TELECOM Digest OnLine - Sorted: States Scramble To Protect Data / Dozens of Privacy Bills

States Scramble To Protect Data / Dozens of Privacy Bills

Monty Solomon (
Mon, 11 Apr 2005 00:32:30 -0400

States Scramble To Protect Data
Dozens of Privacy Bills Introduced After Spate of Security Breaches

By Jonathan Krim
Washington Post Staff Writer
Saturday, April 9, 2005; Page E01

Legislatures in more than two dozen states are considering ways to
give consumers more control over personal information that is
collected and sold by private firms, but many of the proposals are
drawing fire from financial services companies.

Bills are on the table in 28 states responding to a series of
high-profile security breaches at information brokers, banks and
universities that so far this year have resulted in more than 1
million Social Security numbers, driver's license numbers, names and
addresses falling into the hands of potential identity thieves.

In the most recent case, a medical group in San Jose announced
yesterday that records on roughly 185,000 current and former patients
may have been exposed after two of its computers were stolen.

The state activity is being closely tracked on Capitol Hill, where
several House and Senate members have introduced or are preparing
identity theft legislation.

Generally, the various state bills do not target how thieves are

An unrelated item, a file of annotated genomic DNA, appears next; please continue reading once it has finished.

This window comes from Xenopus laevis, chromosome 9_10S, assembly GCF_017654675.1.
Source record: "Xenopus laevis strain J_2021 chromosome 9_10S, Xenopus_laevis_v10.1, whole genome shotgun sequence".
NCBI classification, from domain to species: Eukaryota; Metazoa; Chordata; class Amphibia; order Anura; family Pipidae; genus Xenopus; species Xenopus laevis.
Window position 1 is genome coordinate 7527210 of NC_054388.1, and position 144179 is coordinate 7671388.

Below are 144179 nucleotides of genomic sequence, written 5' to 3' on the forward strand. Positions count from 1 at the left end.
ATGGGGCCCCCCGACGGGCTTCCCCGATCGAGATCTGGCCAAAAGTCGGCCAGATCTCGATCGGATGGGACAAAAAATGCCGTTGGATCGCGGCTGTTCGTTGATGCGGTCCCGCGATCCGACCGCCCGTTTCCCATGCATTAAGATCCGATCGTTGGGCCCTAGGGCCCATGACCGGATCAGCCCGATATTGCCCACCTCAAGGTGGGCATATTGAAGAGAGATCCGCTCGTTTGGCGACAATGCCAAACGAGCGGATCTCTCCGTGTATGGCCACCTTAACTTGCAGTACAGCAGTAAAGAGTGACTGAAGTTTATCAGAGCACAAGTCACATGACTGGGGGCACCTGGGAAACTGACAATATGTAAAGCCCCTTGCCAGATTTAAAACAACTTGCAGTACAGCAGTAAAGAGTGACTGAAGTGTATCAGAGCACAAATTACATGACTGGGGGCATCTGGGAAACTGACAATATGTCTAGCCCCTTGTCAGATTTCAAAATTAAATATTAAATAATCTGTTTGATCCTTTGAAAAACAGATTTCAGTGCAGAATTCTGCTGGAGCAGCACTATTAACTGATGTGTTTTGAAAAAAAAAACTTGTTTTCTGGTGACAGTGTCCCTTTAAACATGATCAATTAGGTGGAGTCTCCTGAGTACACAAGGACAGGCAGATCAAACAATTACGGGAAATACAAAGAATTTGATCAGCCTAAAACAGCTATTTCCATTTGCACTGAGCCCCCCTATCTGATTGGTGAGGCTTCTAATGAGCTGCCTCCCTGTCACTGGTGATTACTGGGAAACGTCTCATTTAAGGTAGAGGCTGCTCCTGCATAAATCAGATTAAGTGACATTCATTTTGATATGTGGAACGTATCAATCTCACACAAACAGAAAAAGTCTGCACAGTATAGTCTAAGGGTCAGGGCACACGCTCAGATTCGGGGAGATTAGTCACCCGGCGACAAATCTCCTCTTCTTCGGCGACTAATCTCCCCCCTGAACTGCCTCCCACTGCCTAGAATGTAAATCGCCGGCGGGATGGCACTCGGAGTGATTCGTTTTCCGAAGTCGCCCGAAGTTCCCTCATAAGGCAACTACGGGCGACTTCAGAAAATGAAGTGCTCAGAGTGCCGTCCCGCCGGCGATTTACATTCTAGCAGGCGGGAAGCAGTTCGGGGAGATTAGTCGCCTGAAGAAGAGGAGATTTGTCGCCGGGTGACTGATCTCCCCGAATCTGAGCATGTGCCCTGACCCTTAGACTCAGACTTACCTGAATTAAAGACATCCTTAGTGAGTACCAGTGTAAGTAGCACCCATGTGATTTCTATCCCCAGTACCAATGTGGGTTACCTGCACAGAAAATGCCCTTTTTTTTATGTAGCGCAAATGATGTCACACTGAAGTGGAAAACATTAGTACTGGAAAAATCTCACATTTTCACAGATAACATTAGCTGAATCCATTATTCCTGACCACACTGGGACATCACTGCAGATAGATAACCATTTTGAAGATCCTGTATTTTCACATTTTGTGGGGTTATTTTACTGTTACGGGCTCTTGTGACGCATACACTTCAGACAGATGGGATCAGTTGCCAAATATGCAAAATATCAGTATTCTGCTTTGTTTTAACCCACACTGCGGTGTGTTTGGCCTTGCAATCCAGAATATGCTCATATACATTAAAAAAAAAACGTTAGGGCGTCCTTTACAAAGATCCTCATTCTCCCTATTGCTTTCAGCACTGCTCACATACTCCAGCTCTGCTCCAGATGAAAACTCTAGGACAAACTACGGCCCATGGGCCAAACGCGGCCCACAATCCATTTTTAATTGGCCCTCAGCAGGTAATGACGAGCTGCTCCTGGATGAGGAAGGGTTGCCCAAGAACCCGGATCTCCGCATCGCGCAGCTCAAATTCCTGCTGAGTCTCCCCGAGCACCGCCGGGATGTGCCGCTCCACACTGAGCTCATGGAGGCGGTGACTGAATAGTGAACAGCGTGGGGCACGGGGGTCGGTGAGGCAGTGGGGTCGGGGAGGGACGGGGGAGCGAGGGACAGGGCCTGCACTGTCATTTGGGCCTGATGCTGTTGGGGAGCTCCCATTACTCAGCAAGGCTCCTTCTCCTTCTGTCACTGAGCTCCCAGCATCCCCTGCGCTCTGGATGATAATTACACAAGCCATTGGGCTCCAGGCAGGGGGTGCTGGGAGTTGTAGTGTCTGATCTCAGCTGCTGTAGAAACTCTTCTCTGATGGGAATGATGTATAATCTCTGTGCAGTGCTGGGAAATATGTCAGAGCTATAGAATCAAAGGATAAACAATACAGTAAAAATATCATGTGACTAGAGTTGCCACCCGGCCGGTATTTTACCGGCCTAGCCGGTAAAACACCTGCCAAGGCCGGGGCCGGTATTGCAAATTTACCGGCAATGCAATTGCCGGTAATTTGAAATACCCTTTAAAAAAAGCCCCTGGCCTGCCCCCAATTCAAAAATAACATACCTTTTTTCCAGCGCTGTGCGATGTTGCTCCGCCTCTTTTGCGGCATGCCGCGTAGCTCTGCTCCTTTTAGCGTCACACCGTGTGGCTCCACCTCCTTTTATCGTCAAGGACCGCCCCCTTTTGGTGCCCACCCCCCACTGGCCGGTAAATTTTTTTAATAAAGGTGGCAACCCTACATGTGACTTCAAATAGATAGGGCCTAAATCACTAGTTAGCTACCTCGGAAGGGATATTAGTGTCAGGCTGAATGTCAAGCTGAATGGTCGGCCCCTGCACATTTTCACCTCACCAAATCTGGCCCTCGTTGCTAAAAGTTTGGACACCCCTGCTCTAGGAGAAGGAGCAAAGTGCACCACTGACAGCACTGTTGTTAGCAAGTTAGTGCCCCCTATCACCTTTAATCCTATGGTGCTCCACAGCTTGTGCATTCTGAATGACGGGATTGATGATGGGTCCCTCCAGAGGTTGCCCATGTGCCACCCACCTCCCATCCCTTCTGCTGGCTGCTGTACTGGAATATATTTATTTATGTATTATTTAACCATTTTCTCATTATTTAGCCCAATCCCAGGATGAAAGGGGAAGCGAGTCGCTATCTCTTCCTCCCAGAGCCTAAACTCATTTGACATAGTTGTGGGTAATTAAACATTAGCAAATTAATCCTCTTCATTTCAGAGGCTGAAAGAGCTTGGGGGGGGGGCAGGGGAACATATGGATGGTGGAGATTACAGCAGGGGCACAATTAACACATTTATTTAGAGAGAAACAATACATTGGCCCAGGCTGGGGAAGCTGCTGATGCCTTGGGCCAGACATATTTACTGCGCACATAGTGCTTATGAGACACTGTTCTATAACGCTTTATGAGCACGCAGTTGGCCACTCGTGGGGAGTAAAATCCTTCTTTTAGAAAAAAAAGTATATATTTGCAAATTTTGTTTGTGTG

obtaining data, through hacking, fraud or other means. But consumer
groups and privacy advocates, who are championing many of the
initiatives, say they would help shield consumers from the havoc and
damage that identity theft can cause.

One group of bills would allow consumers to "freeze" their credit
reports so that sensitive data could not be given out to anyone
without permission from the individual each time the data were

Identity thieves often strike by obtaining a piece of private
information, such as a Social Security number, and then using it to
establish credit and make purchases.

Credit-freeze bills are moving through legislatures in about 20
states. In some cases, any consumer could order a freeze at any time.
In other states, only people whose data have been breached would have
that option.

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